Grade 10; 1 Credit - Two Semesters; Honors Section Available
This core course is designed to help students understand how chemical principles and concepts are developed from experimental observations and data and how these principles can be used to explain phenomena in daily life as well as in the laboratory. Special attention is given to problems faced today and to attitudes, procedures and skills that will help students analyze carefully and respond wisely to issues that will confront them as citizens in our technological world.
The honors section of this course focuses more on the nature of matter. Topics covered include matter and energy, measurement, atomic theory from a historical approach, the Periodic Table and Periodic Law, bonding, stoichiometry, special properties of solids, liquids, and gases, kinetics and equilibrium, acids, bases, and hydrolysis. If time allots, the special chemistry of carbon and nuclear chemistry will be covered. Enrollment for the honors section is limited to those students who have shown high aptitude in Biology and Algebra as freshmen, have departmental approval, and have approval of the Placement Committee.
Grades 10, 11, 12; 1 Credit - Two Semesters
This course is a basic course in the theory, design, and application of electronic and mechanical devices. During the first semester, students will study the behavior of resistors, capacitors, semiconductors, relays, sensors, and servo motors. The application of the Arduino C language and the microcontroller development board to create embedded control systems will be presented. The second semester will require all students to apply the theory they have learned to design, document, and build at least one major project of their choosing. This course is highly recommended for students who intend to pursue a career in engineering. Prerequisites: none.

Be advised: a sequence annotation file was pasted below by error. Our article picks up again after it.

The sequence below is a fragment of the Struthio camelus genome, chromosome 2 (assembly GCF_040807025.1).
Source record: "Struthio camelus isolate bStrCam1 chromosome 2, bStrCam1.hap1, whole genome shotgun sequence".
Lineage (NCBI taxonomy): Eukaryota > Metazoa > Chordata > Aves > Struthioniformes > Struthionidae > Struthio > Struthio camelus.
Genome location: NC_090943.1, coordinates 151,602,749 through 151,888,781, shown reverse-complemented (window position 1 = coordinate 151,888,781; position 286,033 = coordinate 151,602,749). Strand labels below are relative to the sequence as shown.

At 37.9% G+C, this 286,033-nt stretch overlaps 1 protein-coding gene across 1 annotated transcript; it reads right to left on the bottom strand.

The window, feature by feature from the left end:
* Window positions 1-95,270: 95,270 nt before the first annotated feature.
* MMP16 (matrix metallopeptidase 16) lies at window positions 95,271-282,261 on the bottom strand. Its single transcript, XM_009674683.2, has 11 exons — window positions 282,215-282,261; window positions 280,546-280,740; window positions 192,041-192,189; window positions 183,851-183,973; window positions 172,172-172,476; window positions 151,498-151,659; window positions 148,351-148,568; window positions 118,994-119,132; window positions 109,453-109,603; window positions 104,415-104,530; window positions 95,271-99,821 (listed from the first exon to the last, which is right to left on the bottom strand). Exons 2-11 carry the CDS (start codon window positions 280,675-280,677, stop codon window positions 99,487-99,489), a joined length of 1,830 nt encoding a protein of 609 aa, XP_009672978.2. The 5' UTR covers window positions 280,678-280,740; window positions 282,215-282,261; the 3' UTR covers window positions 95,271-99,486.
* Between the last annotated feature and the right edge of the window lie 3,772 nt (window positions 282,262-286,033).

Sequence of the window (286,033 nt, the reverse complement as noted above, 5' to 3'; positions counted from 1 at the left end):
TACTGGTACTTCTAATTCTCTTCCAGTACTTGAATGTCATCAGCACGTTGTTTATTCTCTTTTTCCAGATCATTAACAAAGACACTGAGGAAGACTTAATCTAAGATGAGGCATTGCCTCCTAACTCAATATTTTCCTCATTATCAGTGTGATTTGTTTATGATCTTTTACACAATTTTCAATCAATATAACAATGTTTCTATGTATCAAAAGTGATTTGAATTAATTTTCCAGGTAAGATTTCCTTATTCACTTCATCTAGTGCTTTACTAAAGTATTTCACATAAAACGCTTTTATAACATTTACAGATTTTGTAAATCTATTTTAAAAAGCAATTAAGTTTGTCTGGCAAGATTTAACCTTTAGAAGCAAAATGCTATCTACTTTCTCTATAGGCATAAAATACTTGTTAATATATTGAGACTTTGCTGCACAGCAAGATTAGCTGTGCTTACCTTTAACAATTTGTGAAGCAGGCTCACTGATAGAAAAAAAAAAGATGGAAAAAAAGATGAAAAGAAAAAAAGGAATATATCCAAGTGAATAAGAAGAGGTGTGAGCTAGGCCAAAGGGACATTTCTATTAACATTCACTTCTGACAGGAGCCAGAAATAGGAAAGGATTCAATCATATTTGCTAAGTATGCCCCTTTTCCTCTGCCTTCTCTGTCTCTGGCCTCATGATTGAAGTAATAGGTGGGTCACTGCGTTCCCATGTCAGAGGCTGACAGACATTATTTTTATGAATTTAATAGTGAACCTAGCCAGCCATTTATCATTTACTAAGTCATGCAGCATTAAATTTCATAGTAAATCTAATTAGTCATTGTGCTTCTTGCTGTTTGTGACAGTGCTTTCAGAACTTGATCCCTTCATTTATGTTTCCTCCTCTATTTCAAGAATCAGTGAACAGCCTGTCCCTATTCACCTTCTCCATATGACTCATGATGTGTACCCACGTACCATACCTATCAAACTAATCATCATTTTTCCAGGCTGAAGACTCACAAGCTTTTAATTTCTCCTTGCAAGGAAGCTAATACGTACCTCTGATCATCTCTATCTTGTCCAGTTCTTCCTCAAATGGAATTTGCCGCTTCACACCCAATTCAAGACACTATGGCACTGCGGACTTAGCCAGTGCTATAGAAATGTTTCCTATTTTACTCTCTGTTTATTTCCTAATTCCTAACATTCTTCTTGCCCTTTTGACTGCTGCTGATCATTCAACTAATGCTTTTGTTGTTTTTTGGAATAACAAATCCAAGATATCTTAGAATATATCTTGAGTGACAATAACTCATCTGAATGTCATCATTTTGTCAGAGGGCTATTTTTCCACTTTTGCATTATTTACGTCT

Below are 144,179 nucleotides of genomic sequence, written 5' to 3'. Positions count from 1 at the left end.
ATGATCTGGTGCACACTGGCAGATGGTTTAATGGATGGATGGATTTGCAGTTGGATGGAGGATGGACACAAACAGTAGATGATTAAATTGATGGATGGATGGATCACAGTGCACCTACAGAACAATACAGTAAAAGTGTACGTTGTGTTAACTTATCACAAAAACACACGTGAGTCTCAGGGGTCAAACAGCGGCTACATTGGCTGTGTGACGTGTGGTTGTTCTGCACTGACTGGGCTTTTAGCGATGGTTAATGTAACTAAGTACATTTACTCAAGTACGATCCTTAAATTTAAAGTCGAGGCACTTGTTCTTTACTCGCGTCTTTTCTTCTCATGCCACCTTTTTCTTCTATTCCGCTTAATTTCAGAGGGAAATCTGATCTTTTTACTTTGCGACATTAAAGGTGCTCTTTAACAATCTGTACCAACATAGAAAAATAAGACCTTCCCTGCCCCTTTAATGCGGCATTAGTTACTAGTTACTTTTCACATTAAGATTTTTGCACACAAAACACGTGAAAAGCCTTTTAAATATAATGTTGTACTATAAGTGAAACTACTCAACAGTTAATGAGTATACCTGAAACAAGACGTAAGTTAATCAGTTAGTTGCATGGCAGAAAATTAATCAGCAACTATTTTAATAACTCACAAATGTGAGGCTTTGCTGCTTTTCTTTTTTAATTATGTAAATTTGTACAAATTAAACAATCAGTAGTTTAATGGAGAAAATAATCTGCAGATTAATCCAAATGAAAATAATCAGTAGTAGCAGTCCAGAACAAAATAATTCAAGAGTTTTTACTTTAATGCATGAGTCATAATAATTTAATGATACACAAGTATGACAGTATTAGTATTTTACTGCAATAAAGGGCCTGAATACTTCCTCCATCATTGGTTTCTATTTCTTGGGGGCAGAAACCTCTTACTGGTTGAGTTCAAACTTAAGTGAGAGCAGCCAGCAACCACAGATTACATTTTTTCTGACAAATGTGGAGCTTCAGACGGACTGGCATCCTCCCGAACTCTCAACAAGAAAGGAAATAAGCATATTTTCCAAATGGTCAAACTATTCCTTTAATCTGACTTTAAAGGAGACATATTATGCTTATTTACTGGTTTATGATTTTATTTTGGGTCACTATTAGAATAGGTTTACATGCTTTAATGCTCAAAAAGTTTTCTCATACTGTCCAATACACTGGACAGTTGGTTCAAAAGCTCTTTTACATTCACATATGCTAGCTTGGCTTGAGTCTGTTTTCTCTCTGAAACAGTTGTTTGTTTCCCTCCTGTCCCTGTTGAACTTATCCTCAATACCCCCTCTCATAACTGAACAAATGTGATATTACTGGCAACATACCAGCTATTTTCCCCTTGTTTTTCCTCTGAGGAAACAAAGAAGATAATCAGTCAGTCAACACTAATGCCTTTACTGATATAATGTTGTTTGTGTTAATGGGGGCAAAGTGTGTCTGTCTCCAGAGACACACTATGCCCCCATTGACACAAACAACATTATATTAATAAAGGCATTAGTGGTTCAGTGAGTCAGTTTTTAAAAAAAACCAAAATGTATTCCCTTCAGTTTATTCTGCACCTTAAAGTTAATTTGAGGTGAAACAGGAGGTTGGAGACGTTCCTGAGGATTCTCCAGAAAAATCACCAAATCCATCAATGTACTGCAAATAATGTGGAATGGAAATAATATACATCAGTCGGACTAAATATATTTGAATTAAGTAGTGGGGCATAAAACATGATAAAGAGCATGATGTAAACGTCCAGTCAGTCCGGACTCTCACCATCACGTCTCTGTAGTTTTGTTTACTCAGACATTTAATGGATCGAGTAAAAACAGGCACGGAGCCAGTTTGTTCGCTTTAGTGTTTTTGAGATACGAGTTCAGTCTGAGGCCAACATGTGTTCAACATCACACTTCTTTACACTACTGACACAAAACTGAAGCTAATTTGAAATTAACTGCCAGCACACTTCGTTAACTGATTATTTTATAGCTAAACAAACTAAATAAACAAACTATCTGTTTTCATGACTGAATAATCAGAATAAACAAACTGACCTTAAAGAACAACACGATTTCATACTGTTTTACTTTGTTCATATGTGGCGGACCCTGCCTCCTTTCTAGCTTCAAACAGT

Grades 10, 11, 12; 1/2 Credit - Spring Semester
The Forensic Science Course will facilitate student understanding and appreciation for the true nature of forensic science problem-solving techniques. The course material will integrate science, math, and writing skills as well as a working knowledge of the criminal justice system by using real-life applications and case studies. Scenarios taken from the headlines and popular media sources will serve to introduce students to the historical development of current technologies.
Topics such as crime scene investigation and evidence collection will promote critical and logical thinking skills as students learn the scientific methods of topics including fingerprint and blood analysis, determination of death, and entomological and anthropological data.